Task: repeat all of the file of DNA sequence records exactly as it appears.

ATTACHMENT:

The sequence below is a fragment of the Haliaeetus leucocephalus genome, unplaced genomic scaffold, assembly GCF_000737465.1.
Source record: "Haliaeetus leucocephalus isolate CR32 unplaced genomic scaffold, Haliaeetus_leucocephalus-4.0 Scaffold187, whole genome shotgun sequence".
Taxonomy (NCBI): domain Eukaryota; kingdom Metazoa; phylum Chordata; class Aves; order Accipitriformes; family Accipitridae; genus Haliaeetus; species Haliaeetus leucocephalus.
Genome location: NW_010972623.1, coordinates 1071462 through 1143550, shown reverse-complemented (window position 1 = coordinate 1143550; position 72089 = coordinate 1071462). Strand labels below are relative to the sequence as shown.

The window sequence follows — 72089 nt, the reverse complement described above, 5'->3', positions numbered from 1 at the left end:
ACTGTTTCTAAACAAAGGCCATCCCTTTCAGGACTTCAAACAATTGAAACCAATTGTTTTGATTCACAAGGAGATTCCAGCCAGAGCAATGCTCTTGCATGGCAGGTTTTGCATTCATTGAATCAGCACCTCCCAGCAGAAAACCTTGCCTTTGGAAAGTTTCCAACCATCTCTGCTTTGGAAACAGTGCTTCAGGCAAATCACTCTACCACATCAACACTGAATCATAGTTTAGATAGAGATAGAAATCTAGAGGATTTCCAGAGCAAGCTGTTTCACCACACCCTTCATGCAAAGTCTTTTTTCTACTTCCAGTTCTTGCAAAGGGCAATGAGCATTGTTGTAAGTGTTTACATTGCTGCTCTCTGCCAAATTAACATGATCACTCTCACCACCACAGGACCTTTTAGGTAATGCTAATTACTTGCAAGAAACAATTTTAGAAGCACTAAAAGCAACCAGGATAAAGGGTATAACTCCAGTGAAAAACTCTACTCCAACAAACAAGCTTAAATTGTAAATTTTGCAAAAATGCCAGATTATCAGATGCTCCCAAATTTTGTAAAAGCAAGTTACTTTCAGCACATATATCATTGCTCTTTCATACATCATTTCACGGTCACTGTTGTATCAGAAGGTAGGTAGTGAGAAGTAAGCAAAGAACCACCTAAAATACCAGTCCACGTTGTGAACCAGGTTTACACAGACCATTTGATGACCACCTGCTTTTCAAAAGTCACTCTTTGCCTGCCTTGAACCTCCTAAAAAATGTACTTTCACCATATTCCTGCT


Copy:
The sequence below is a fragment of the Haliaeetus leucocephalus genome, unplaced genomic scaffold, assembly GCF_000737465.1.
Source record: "Haliaeetus leucocephalus isolate CR32 unplaced genomic scaffold, Haliaeetus_leucocephalus-4.0 Scaffold187, whole genome shotgun sequence".
Taxonomy (NCBI): domain Eukaryota; kingdom Metazoa; phylum Chordata; class Aves; order Accipitriformes; family Accipitridae; genus Haliaeetus; species Haliaeetus leucocephalus.
Genome location: NW_010972623.1, coordinates 1071462 through 1143550, shown reverse-complemented (window position 1 = coordinate 1143550; position 72089 = coordinate 1071462). Strand labels below are relative to the sequence as shown.

The window sequence follows — 72089 nt, the reverse complement described above, 5'->3', positions numbered from 1 at the left end:
ACTGTTTCTAAACAAAGGCCATCCCTTTCAGGACTTCAAACAATTGAAACCAATTGTTTTGATTCACAAGGAGATTCCAGCCAGAGCAATGCTCTTGCATGGCAGGTTTTGCATTCATTGAATCAGCACCTCCCAGCAGAAAACCTTGCCTTTGGAAAGTTTCCAACCATCTCTGCTTTGGAAACAGTGCTTCAGGCAAATCACTCTACCACATCAACACTGAATCATAGTTTAGATAGAGATAGAAATCTAGAGGATTTCCAGAGCAAGCTGTTTCACCACACCCTTCATGCAAAGTCTTTTTTCTACTTCCAGTTCTTGCAAAGGGCAATGAGCATTGTTGTAAGTGTTTACATTGCTGCTCTCTGCCAAATTAACATGATCACTCTCACCACCACAGGACCTTTTAGGTAATGCTAATTACTTGCAAGAAACAATTTTAGAAGCACTAAAAGCAACCAGGATAAAGGGTATAACTCCAGTGAAAAACTCTACTCCAACAAACAAGCTTAAATTGTAAATTTTGCAAAAATGCCAGATTATCAGATGCTCCCAAATTTTGTAAAAGCAAGTTACTTTCAGCACATATATCATTGCTCTTTCATACATCATTTCACGGTCACTGTTGTATCAGAAGGTAGGTAGTGAGAAGTAAGCAAAGAACCACCTAAAATACCAGTCCACGTTGTGAACCAGGTTTACACAGACCATTTGATGACCACCTGCTTTTCAAAAGTCACTCTTTGCCTGCCTTGAACCTCCTAAAAAATGTACTTTCACCATATTCCTGCT